the Godfather! He gets drunk, starts raving like a madman, and his
   secretary will get on and say he's lost his mind--ordering murders. We
   never had him on this level before." Like Mafia leaders, Saddam rarely,
   if ever, uses the telephone himself, but relies on aides to relay his
   commands. The overheard "secretary" was Presidential Secretary Abid
   Hamid Mahmoud, Saddam's closest aide, who was much feared by Iraqis. At
   the same time, the official said, senior N.S.A. managers were
   "panicked," because the information from the telephone intercepts was
   "controlled by the United Nations."
   The Americans felt that Ritter's intelligence was too important to be
   left to arms controllers. For the first time, with the aid of
   intercepts, Saddam's hour-to-hour whereabouts could conceivably be
   tracked--and even anticipated. Within a few months, the Clinton
   Administration persuaded Richard Butler, an Australian who in the summer
   of 1997 had been appointed the executive chairman of UNSCOM, to tell
   Ritter and his men in Baghdad that they would have to get out of the
   signals-intelligence business: Washington, and not UNSCOM, would now
   decide whom and what to listen to. (Butler disputes this account.)
   Thus, in April of 1998, operational control of the Saddam intercepts
   shifted to one of America's least publicized intelligence units, the
   Special Collection Service. The S.C.S., which is jointly operated by the
   C.I.A. and the N.S.A., is responsible for, among other things, deploying
   highly trained teams of electronics specialists in sensitive areas
   around the world to monitor diplomatic and other kinds of
   communications. Its operations are often run from secure sites inside
   American embassies.
   The UNSCOM team in Baghdad felt betrayed, and believed that it would now
   be vulnerable to capture and prosecution by Iraq on espionage charges.
   The team's equipment was still intercepting crucial telephone calls, but
   the United States was controlling the "take." Ritter, desperate to keep
   the operation under U.N. control, asked the Israelis to process the
   telephone intercepts. (Israeli intelligence had been the first group to
   tell UNSCOM about the importance of Saddam's Special Security
   Organization.) The Israelis refused (under pressure from Washington),
   and the UNSCOM operation was shut down until July, when the Americans
   unilaterally installed their own collection devices in the UNSCOM
   offices in Baghdad.
   Ritter was reluctant to discuss the specifics of the UNSCOM intelligence
   program with me, but in a series of interviews recently he stressed that
   there was an enormous difference between accumulating information on
   behalf of the United Nations and accumulating it on behalf of the United
   States. "Stuff was being collected"--by the Americans--"without our
   knowledge and without Butler's knowledge," Ritter said. "That's
   espionage. My team was worried. I told Butler about it"--the American
   operation--"and said we have to shut it down. It didn't happen."
   Once the American technicians were in control, they focussed on
   Saddam--and not on his missiles and warheads. They eventually found a
   pattern in Saddam's movements, as tracked by intercepts, which they
   believed might lead to a successful attempt to eliminate him. Saddam
   regularly saw his mistresses in two sites--one a retreat at Auja, near
   his ancestral home, Tikrit, and the other at his daughter's villa in
   Babil, in suburban Baghdad. When the American forces attacked Iraq in
   December, cruise missiles destroyed both targets.
   Saddam, of course, survived. One senior Clinton Administration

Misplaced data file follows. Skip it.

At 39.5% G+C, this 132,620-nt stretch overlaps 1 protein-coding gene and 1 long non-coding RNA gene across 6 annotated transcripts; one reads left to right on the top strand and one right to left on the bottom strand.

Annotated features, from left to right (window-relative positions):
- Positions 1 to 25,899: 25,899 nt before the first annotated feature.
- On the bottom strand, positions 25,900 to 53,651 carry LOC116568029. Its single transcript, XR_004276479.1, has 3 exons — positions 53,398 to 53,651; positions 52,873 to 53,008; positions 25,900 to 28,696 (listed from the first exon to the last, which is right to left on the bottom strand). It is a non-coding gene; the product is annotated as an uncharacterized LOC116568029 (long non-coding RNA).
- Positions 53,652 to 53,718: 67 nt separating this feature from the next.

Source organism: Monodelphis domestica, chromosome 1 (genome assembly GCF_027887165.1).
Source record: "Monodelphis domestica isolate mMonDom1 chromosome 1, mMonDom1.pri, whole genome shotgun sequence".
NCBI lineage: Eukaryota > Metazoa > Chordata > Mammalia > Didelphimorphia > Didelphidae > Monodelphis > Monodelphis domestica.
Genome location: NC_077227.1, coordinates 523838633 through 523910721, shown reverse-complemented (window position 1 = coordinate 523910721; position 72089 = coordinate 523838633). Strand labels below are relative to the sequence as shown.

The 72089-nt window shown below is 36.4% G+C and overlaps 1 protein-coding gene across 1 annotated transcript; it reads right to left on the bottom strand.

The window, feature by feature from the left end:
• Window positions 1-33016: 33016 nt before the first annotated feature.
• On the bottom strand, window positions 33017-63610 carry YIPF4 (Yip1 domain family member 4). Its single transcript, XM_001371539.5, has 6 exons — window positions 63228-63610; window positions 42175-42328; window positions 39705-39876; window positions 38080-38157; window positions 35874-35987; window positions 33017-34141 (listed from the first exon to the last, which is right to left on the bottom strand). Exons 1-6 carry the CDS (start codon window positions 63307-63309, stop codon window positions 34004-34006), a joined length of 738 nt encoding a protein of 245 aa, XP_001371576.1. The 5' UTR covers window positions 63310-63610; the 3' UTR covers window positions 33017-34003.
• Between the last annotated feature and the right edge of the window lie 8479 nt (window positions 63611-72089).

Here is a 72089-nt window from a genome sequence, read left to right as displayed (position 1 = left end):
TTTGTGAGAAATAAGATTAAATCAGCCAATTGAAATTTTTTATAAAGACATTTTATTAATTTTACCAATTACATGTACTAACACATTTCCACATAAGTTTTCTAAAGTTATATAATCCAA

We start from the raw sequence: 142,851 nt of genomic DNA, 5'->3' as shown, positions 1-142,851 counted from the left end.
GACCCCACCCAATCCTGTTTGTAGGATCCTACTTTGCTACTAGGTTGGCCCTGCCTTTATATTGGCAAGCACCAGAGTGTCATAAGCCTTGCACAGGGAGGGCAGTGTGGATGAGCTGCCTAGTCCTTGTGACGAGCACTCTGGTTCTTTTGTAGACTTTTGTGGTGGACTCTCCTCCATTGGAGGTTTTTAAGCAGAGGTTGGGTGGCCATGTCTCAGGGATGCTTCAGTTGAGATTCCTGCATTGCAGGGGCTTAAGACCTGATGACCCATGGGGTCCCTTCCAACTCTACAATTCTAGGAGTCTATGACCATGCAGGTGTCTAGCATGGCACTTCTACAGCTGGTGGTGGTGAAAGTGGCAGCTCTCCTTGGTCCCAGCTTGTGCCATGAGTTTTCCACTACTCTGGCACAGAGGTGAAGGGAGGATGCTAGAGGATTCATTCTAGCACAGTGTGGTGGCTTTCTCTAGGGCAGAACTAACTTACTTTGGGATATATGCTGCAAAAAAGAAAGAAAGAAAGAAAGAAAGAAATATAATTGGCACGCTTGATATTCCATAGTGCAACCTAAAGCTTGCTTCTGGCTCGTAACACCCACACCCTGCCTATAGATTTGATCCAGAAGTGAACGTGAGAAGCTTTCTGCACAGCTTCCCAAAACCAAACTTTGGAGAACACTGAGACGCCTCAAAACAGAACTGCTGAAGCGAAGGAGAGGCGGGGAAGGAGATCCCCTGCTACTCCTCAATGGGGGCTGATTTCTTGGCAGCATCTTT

intelligence official acknowledged the failure, but he added, "In our
   business, you never have one-hundred-per-cent assurance. Let's assume
   you know he's there. You've got a time delay. How do you know a guy
   doesn't finish the business with his mistress and go on his way, or to
   the bathroom. It may be a double"--someone posing as Saddam--"or he may
   have changed locations. There's so much potential for a slip between cup
   and lip."
   A Republican who served at a high level in the Reagan and Bush
   Administrations told me that he had learned before the December raid
   that the Administration had "a fix" on Saddam's whereabouts.
   Administration officials, he said, "were touting" the fact that they had
   good intelligence. "People treat Saddam as an idiot," he said, referring
   to Clinton and his senior aides. He added that the failure of the
   bombing was evidence that Saddam had been aware of the penetration of
   his telephones. In his opinion, the man said, "He was doubling or
   tripling on the coms"--intelligence jargon meaning that Saddam was
   deliberately generating misleading or incorrect statements.
   Other high-level intelligence officials I spoke with had reservations
   about the Administration's eagerness to eliminate Saddam in the absence
   of any long-term strategic plan for dealing with the region. "I'm not
   against nailing the guy," one fully informed military officer said to
   me, "but then what do you do?" Assassination, he added, "is not a
   policy. It's a tool of policy." (Officially, of course, "assassination,"
   which is barred by Executive Order, was not the purpose of the raids.) A
   former intelligence official who still consults at a high level in the
   Clinton Administration told me, "Eventually, they'll succeed. And then
   what do we get?"
   The result of the American hijacking of the U.N.'s intelligence
   activities was that Saddam survived but UNSCOM did not. "The American
   government walked on its dick--and with golf shoes," a dispirited U.N.
   official told me. "They just goofed us."
   In retrospect, given the inherent conflict between the C.I.A. and
   UNSCOM, the remarkable fact is that UNSCOM lasted as long as it did. In
   early 1991, during the Gulf War, the member states of the United Nations
   had helped the United States roll back the Iraqi invasion of Kuwait. The